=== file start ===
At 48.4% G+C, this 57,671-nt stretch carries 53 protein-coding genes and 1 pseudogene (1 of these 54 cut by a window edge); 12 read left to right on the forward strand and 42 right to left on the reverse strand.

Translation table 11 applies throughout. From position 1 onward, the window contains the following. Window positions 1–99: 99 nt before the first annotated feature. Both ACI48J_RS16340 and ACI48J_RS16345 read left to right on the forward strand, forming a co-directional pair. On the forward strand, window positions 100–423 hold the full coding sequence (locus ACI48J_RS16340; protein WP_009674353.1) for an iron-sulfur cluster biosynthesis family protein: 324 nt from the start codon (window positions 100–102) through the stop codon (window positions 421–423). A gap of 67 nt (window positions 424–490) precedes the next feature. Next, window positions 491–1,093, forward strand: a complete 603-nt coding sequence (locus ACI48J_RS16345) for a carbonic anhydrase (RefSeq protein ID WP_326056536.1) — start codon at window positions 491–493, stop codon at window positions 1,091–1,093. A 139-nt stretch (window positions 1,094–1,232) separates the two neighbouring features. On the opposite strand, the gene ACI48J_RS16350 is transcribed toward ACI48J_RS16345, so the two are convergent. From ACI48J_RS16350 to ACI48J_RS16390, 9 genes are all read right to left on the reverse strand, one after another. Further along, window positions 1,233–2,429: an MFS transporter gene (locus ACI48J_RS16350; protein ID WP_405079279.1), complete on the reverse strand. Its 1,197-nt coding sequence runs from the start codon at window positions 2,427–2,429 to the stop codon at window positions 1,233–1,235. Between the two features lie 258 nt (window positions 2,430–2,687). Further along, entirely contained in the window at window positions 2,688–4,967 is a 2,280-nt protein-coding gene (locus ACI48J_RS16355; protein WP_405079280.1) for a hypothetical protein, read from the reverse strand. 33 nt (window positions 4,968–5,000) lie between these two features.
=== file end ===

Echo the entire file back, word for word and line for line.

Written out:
At 48.4% G+C, this 57,671-nt stretch carries 53 protein-coding genes and 1 pseudogene (1 of these 54 cut by a window edge); 12 read left to right on the forward strand and 42 right to left on the reverse strand.

Translation table 11 applies throughout. From position 1 onward, the window contains the following. Window positions 1–99: 99 nt before the first annotated feature. Both ACI48J_RS16340 and ACI48J_RS16345 read left to right on the forward strand, forming a co-directional pair. On the forward strand, window positions 100–423 hold the full coding sequence (locus ACI48J_RS16340; protein WP_009674353.1) for an iron-sulfur cluster biosynthesis family protein: 324 nt from the start codon (window positions 100–102) through the stop codon (window positions 421–423). A gap of 67 nt (window positions 424–490) precedes the next feature. Next, window positions 491–1,093, forward strand: a complete 603-nt coding sequence (locus ACI48J_RS16345) for a carbonic anhydrase (RefSeq protein ID WP_326056536.1) — start codon at window positions 491–493, stop codon at window positions 1,091–1,093. A 139-nt stretch (window positions 1,094–1,232) separates the two neighbouring features. On the opposite strand, the gene ACI48J_RS16350 is transcribed toward ACI48J_RS16345, so the two are convergent. From ACI48J_RS16350 to ACI48J_RS16390, 9 genes are all read right to left on the reverse strand, one after another. Further along, window positions 1,233–2,429: an MFS transporter gene (locus ACI48J_RS16350; protein ID WP_405079279.1), complete on the reverse strand. Its 1,197-nt coding sequence runs from the start codon at window positions 2,427–2,429 to the stop codon at window positions 1,233–1,235. Between the two features lie 258 nt (window positions 2,430–2,687). Further along, entirely contained in the window at window positions 2,688–4,967 is a 2,280-nt protein-coding gene (locus ACI48J_RS16355; protein WP_405079280.1) for a hypothetical protein, read from the reverse strand. 33 nt (window positions 4,968–5,000) lie between these two features.